South Sudan is the world’s youngest nation. The landlocked country in East-Central Africa was forged in the shadow of a 14-year bloody civil war, gaining its independence in 2011 only to erupt into a political power struggle and new civil war in 2013. These wars crippled the fledgling nation, increasing poverty levels and stalling the development of infrastructure in most areas, from agriculture to transportation to medical care. Amid this chaos, many relief groups and dedicated individuals have helped refugees, including Bruce Parmelee of Binghamton, New York.

“In 2014, I deployed to assist in an aid mission stationed in Abyei, South Sudan, very close to the Sudanese border,” says Parmelee. “My role was to assist in the immediate needs of repatriating refugees – folks who had nothing but a bundle on their back, no home and were sleeping on the ground. As part of our efforts we distributed shelter kits, designed and sourced locally, and instructed people in how to assemble them.”

Parmelee, who was 65 years old at the time, was used to working in intense environments. For years, he assisted in humanitarian efforts across a host of war-torn areas throughout the Middle East and Africa. But this mission was different. He noticed he was losing his stamina quickly, becoming increasingly ill with each passing day.

“Almost overnight, my energy disappeared,” he says. “I was unable to keep pace with the daily rigors which had never impacted me on this level. Finally, I realized something was medically wrong.”

After seeking medical care, Parmelee was advised to leave the country immediately. After returning home he was admitted to his local hospital’s emergency room. Three days later he was diagnosed with liver cancer. His sister encouraged him to seek treatment at the MGH, and he began the process of evaluation for a liver transplant while also undergoing cancer treatment.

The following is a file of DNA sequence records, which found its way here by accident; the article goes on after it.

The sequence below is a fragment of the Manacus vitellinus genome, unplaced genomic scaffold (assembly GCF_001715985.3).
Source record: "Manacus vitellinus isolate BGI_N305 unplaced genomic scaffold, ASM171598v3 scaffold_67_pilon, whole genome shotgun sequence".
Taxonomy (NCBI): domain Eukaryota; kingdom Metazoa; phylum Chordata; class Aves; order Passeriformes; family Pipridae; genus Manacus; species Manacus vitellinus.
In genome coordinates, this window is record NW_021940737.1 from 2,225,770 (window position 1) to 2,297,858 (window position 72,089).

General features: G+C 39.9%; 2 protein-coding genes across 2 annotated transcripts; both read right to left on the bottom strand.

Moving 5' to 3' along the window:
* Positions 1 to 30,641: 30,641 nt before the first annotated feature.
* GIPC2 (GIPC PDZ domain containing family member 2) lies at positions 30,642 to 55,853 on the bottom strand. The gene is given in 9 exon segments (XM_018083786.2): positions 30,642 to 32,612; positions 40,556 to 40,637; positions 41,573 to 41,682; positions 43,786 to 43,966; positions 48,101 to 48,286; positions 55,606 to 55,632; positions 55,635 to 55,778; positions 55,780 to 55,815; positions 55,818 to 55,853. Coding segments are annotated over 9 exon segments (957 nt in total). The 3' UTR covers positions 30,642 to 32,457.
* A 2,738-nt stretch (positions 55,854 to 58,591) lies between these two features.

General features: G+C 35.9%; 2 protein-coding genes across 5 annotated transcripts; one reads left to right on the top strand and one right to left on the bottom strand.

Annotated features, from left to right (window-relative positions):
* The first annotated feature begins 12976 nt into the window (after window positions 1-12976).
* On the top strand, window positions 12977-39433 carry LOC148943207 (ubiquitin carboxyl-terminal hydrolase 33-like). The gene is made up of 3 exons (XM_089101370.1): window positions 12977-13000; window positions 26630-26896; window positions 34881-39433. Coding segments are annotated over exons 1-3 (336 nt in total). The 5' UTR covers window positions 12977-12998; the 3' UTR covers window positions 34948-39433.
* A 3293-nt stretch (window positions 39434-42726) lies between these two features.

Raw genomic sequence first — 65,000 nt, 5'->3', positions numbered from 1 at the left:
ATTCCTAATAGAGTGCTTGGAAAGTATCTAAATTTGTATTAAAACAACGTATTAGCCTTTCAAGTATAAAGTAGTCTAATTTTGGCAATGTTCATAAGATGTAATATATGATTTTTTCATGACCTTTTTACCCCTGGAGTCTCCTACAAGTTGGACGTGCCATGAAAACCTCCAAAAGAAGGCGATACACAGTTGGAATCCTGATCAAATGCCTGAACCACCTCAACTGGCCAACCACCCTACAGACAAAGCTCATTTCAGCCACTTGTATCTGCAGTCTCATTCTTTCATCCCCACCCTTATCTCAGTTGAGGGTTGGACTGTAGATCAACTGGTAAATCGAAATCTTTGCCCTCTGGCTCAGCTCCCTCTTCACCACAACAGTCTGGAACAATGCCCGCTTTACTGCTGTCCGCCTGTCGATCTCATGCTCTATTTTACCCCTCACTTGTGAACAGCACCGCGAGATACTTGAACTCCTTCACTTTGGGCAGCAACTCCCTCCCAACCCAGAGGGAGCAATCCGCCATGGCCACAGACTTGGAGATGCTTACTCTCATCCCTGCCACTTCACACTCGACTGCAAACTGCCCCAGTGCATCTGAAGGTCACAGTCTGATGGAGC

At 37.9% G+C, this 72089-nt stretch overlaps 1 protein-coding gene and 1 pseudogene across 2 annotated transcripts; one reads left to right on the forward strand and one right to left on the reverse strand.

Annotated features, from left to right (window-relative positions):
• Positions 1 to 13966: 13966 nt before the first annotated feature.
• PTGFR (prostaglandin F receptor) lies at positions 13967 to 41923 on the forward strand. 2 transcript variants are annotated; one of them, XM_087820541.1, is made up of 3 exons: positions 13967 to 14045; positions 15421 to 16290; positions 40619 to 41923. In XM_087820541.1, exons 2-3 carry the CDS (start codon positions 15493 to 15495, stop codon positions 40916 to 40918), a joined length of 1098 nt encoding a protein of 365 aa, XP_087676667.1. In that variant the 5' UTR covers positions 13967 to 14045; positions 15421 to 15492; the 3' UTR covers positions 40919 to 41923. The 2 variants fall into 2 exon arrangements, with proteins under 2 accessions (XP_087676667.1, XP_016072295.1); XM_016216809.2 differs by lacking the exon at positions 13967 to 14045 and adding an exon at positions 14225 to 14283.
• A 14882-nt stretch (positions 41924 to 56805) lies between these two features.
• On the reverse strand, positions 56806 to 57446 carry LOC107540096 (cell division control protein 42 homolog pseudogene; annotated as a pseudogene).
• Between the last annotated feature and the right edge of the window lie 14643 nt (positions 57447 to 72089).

“There is a lot of information provided to patients when we first meet people like Bruce, and it can be quite difficult to absorb it all,” says Suvranu Ganguli, MD, associate chief of MGH Interventional Radiology. “Patients hear, ‘You have liver disease. You have cancer. You need a liver transplant. You need cancer treatment. These are all your options and we need to do it fast.’ So, of course, it can be very overwhelming.”

Parmelee underwent a minimally invasive image-guided procedure known as a microwave ablation to “burn” his liver tumor. He rested a day, then drove 300 miles back to his home in New York. Parmelee visited the MGH quarterly to make sure the cancer hadn’t returned, which would preclude him from a transplant. Parmelee began the long process of waiting for a new liver.

On Nov. 29, 2015 – following two false starts – the call came while Parmelee and his wife were in church. “I never bring my phone into church, so the transplant folks tracked my daughter down, who then called my wife who had her phone with her.”

Due to the Thanksgiving holiday, traffic was backed up on the Mass Pike for 28 miles into Boston. “But,” says Parmelee, “I made it.”

With 15 minutes to spare.

Parmelee says when Heidi Yeh, MDMGH transplant surgeon, came in to his room, he held his breath. “She smiled and said, ‘this liver is beautiful.’”

Five days after his transplant, Parmelee was discharged, but he stay in the Boston area for the next three weeks for regular monitoring. He returned home on Dec. 26, 2015 and was back at the gym the following day.

Last January, Parmelee – now 70 years old – was catching up with a friend who said he wanted to go to Nepal to go trekking in the Himalayas. “Let’s do it,” Parmelee said. They bought the tickets that evening.

Less than three years after beating cancer and receiving a new liver, Parmelee left for Nepal in April with his friend and three other trekkers. The group made it to Annapurna Base Camp I at 13,500 feet and back down in nine days. “The five of us had an age range of 68 to 71, so this was definitely a bit beyond the typical troupe who commits to scaling any part of the Himalayas,” Parmelee says.

Parmelee remains positive about his transplant experience and the future. “I am really grateful for the care I received at MGH. I’m always impressed at how dynamic the encounter is. My entire team truly cares – while also making me feel welcome and championing my continued growth beyond the transplant.

“If I can impart one piece of advice, it would be to prepare for all scenarios, good and bad, and to remain as optimistic as possible. In all things – aiding humanitarian crises, my trip to Annapurna Base Camp in the Himalayas or preparing for the transplant – there simply isn’t time to second guess or worry. Just put your head down and prepare for the journey ahead as much as you can.”

This article was originally published in the 11/02/18 Hotline issue.